A Whisper of Roses by Teresa Medeiros
The Cameron and MacDonnell clans have been furious enemies for centuries and everyone is shocked when the decaying and moral-less MacDonnell's make a visit to the Cameron clan stronghold. However few are surprised when the MacDonnell leader, Angus, is killed. While no one knows precisely who killed him the Cameron leader, Dougall is quick to offer up restitution. This includes marrying his daughter Sabrina off to Angus' son, and now leader of the MacDonnell clan, Morgan. As young children the two had been intensely, and privately, in love with each other, but pride had prevented their friendship, and love from blooming. Now Sabrina is terrified that Morgan is still the same proud bully he was then and Morgan is worried that Sabrina will always regard him as the uncouth, dirty MacDonnell who ruined her life by taking her away to a crumbling castle and a dieing clan. Despite immense pleading her feather refuses to relent and Sabrina and Morgan are married.
Things do not get off to a rousing start as upon their arrival at the MacDonnell stronghold they are confronte with Morgan's former paramour, Alwyn, in his bed. After a very rocky start with his clansmen, Sabrina sets out to win over her new clan and succeeds admirably with everyone but MacDonnell who holds out until Sabrina runs away in a panic after admitted some of her feelings for her husband. Things begin to look up but then the plot that killed Angus comes to the forefront again and Morgan and Sabrina's happily ever after is seriously threatened by a throw from a horse that leaves her (probably) crippled. Convinced that she can not be a burden to her husband she throws his own fears about his inadequacy in his face and leaves with her father. She heads to London where she turns into a raging bitch and her mom and dad are convinced that Morgan is the only one who can save her from turning into a lonely, bittered old woman. Public spectacles ensue, yelling ensues, and he pushes her until (surprise!) she's no longer crippled!
Both characters spend 380 pages of this book running and hiding from their feelings convinced that to admit their love for the other would mean certian defeat. This was incredibly nerve wracking to read as in most cases we read as the two characters fall in love with each other but instead we are confronted with two characters who love each other and then just shove impossible, sometimes imaginery and annoying, obstacles in their path to true love. It got a little tiring knowing that if either our feisty heroine or our bit strong hero could just have admitted their feelings in the first place the book would never even have started as they would have married as children. This book has more angst than anything I've read outside a Jodi Picoult book. It was amazing at first but after a while I couldn't help but wait for one of them to commit suicide. If life was so awful and you were so worried about your spouse not loving you then... ugh!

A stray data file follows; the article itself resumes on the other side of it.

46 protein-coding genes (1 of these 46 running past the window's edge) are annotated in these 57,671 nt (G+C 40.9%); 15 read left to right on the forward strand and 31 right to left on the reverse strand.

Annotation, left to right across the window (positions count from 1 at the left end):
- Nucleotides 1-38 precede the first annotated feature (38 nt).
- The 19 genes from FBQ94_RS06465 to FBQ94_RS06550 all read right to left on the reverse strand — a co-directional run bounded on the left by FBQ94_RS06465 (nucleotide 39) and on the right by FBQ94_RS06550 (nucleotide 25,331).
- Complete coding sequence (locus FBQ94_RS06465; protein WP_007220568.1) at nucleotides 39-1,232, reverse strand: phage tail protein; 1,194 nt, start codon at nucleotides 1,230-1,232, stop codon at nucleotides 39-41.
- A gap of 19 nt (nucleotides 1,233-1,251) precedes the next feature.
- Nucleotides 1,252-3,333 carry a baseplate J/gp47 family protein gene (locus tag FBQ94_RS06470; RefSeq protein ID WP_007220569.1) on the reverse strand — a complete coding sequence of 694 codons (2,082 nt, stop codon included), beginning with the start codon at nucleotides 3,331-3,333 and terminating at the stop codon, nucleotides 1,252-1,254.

The most fun part of this amazingly unfun book was the side romance between Sabrina's self-proclaimed fat cousin Enid and Morgan's incredibly gorgeous cousin Ranald. They're funny, in love, and a great contrast to the angst and drama of Morgan and Sabrina. The sex is steamy but there's very little of it despite the immense sexual attraction they feel as, as always, the two create obstacles to their happiness. I actually started to like this book a little more when I thought their was a chance that we would have a woman wiht a physical disability as our heroine, but of course that couldn't last long as Sabrina was just not walking so she could wallow in her own self-pity. Not to mention: what man would give his daughter away in marriage, even if he believed that they had liked each other as kids, to a man she, and everyone else involved from family members to clansman to the groom himself seemed so dead set against getting married. And of course what ends up happening just leaves everyone feeling guilty and angsty. Enough was enough.
Rating: I got my fill of angst during the marriage preparations and the author did a great job with characters, even if the book did go on too long. I do imagine I'll remember this one for a while.